In favour – Harry Geels

Banking union? Yes, but only if Europe has to become one.

There were many complaints about the deal Europe made with Cyprus – especially by the Cypriots themselves and by the (foreign) savers there – the foundation of the chosen solution was not right: not just the investors in the banks but also the larger savers (those with more than €100.000 savings) should help pay. The Cyprus precedent makes perfectly clear that saving is not save and that in fact we already have a banking union.

Saving is much riskier than many of us realize. It is not so much different from lending money to a risky business. Indeed, banking activities as they occur at most banks, are similar to those of hedge funds: they both work with leverage. The reason why saving is still regarded as generally save, has to do with the deposit guarantee scheme, which protects savings up to a certain amount. Banks would have to arrange this with each other (after all this guarantee scheme leads to cheap savings banks could benefit from). After SNS and Cyprus, however, we know that the taxpayer and not the banks bears the deposit guarantee scheme.

To keep Cyprus and the (downsized) banking sector alive through money coming from the emergency fund (hence, taxpayers money) de facto means having an European banking union. Namely, one of the main characteristics of a banking union is a common deposit guarantee scheme. In Europe, the banking crisis and Cyprus were the starting point of the theory that a banking union should form an integral and key part of the euro system. Just as it should be the case for a political and fiscal union, according to the politics.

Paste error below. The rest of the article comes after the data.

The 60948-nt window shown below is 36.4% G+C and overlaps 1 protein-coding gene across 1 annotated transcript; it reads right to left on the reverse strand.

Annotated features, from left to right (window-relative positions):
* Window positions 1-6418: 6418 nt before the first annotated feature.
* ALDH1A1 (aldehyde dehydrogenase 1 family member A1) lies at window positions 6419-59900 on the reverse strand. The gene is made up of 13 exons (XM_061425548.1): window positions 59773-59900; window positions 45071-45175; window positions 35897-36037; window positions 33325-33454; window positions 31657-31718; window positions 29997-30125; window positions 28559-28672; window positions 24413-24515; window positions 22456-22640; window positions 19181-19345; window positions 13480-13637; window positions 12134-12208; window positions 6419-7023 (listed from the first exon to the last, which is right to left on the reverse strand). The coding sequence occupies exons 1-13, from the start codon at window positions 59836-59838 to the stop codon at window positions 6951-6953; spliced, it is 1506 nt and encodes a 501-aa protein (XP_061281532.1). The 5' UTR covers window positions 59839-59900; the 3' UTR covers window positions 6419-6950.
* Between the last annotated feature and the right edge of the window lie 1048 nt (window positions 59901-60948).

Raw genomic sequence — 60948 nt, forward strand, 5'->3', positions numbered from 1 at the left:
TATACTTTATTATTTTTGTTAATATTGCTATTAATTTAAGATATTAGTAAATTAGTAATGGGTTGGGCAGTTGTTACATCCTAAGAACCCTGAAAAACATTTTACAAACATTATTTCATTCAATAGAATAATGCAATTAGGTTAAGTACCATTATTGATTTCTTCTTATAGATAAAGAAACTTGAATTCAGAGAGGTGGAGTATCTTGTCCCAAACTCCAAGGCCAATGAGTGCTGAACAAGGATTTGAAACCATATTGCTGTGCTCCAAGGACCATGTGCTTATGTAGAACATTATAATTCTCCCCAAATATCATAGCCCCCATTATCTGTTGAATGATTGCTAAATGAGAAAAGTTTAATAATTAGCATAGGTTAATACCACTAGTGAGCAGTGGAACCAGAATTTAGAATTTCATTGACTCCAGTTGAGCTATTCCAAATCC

With some tricks (democratic principles are regularly thrown overboard) Europe as a super state is launched. Otherwise the Euro as a ‘one size fits all’-currency can not survive, according to the politics. The European unification is inextricable linked to the survival of the Euro. That unification includes a banking union, where the banks vouch for all European savers up to a certain amount too.

Note that a banking union is not, or only slightly, necessary if we would organize the Euro system in a different way, for example with The Matheo Solutions (TMS), a euro solution that because of a lack of space can not be covered here unfortunately. If the undemocratic moves towards further European integration and political union will continue, the question how the banking union must be regulated remains.  In my view, a banking union includes a separation of commercial and investment banking (two separate worlds that may not infect each other) and a lower amount of protection for depositors.

A ‘guarantee’ of €100.000 per person is too high to ensure without tax money.  If it really fails – some big banks would fail for example – the other banks will not be able to pay the money. Furthermore, not-euro countries that are part of the EU should joint the banking union too.

The current problem is the imbalance in Europe, particularly in the Euro zone. Stronger countries like the Netherlands, Germany and Finland are the minority (in number of inhabitants, their share of total European politics and the ECB) against the weak countries. When the UK, Sweden and Denmark also join, the balance between north and south would be restored.

This article is translated in English by the editors of Faces.